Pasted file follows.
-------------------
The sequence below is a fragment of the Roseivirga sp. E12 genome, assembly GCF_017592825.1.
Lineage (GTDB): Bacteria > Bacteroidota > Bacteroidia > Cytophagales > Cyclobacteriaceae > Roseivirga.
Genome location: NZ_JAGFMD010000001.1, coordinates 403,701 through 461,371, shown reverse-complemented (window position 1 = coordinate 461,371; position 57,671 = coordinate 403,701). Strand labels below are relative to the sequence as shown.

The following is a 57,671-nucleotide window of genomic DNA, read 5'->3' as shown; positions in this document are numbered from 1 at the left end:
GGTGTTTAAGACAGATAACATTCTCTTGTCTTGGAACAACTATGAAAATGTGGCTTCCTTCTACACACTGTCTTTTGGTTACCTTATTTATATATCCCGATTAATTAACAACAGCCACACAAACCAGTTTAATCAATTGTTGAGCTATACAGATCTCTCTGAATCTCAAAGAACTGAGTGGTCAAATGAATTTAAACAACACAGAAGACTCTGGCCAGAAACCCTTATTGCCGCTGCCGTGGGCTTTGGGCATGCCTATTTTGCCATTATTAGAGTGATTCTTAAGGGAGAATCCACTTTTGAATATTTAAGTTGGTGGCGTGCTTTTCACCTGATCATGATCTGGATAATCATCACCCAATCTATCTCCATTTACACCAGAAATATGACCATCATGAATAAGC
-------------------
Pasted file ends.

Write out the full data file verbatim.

The sequence below is a fragment of the Roseivirga sp. E12 genome, assembly GCF_017592825.1.
Lineage (GTDB): Bacteria > Bacteroidota > Bacteroidia > Cytophagales > Cyclobacteriaceae > Roseivirga.
Genome location: NZ_JAGFMD010000001.1, coordinates 403,701 through 461,371, shown reverse-complemented (window position 1 = coordinate 461,371; position 57,671 = coordinate 403,701). Strand labels below are relative to the sequence as shown.

The following is a 57,671-nucleotide window of genomic DNA, read 5'->3' as shown; positions in this document are numbered from 1 at the left end:
GGTGTTTAAGACAGATAACATTCTCTTGTCTTGGAACAACTATGAAAATGTGGCTTCCTTCTACACACTGTCTTTTGGTTACCTTATTTATATATCCCGATTAATTAACAACAGCCACACAAACCAGTTTAATCAATTGTTGAGCTATACAGATCTCTCTGAATCTCAAAGAACTGAGTGGTCAAATGAATTTAAACAACACAGAAGACTCTGGCCAGAAACCCTTATTGCCGCTGCCGTGGGCTTTGGGCATGCCTATTTTGCCATTATTAGAGTGATTCTTAAGGGAGAATCCACTTTTGAATATTTAAGTTGGTGGCGTGCTTTTCACCTGATCATGATCTGGATAATCATCACCCAATCTATCTCCATTTACACCAGAAATATGACCATCATGAATAAGC